PL Fixture Release: The FPL Perspective

Anthony O'Shea
Rotoworld

Stag’s Take – Premier League fixtures release

There was just 32 days between the curtain falling on last season’s Premier League action and the first drips of news about the late summer return of football in England’s top tier. The fixtures for the coming season have been released mere days after some of Europe’s leading players took their leave after the end of the Nations League. Before the fixtures released today come around, we have a Copa America, African Cup of Nations and the usual pre-season tours of the world to contend with, but that won’t stop the FPL diehards brushing the thin layer of dust off their spreadsheets and jotters and beginning to plan for 2019/20.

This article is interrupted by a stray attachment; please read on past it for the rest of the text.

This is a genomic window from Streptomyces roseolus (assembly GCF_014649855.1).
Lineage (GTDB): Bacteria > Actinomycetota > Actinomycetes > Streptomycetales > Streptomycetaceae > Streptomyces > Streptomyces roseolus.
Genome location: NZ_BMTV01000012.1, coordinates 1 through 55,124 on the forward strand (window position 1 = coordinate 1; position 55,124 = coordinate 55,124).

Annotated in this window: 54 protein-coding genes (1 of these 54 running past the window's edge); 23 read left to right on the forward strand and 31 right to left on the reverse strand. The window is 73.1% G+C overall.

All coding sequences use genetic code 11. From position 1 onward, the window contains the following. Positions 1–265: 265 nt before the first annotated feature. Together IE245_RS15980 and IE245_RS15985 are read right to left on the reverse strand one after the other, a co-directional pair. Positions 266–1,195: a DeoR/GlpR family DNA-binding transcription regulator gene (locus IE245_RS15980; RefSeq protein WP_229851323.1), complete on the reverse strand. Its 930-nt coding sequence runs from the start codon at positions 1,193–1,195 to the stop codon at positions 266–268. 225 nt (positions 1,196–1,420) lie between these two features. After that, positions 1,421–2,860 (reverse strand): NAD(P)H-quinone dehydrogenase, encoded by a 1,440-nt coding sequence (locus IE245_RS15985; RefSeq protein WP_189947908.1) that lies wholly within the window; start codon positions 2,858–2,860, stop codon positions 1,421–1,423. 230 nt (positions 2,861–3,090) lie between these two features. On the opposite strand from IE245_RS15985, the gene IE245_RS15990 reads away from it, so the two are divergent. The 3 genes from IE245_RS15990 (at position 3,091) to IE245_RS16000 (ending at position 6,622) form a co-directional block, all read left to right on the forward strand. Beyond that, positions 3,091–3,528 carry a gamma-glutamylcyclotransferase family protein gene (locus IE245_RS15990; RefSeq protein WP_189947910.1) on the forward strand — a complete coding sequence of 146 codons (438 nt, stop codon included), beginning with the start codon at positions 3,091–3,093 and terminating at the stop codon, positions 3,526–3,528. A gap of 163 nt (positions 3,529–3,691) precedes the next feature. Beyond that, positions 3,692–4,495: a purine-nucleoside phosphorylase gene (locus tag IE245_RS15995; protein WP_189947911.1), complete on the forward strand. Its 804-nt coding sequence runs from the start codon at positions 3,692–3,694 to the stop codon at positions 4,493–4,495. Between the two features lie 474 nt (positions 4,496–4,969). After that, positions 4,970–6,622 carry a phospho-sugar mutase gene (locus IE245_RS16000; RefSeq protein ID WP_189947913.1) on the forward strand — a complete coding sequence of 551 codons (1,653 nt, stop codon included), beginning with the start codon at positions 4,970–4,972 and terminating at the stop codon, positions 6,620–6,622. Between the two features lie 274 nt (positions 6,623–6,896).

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This article has humble ambitions given that as yet we do not have prices, positions, or even a release date for next season’s FPL game as it stands. This piece instead hopes to highlight the teams with promising early runs of fixtures and how that may affect the composition of our Gameweek 1 squads.

I have intentionally focused on the first five gameweeks in this article as that is when the vast majority of “successful” managers play their first Wildcard. Last season, the week leading into Gameweek 5 was the peak for its deployment by the eventual Top 10k at the end of the season (21.9%). 41% of the Top 10K had played their Wildcard by the kick-off of Gameweek 5; half had played it by the start of Gameweek Six. Interestingly, just after Gameweek 8 was the second-most popular time to play the first Wildcard (10.0%). Logic tells you that between unexpected starting XIs and benchwarmers, varying form and injuries, managers will usually be unable to draft a long-term plan ahead of Gameweek 1. The FPL statistics bear this out and as such this article will focus primarily on the first five games of the season.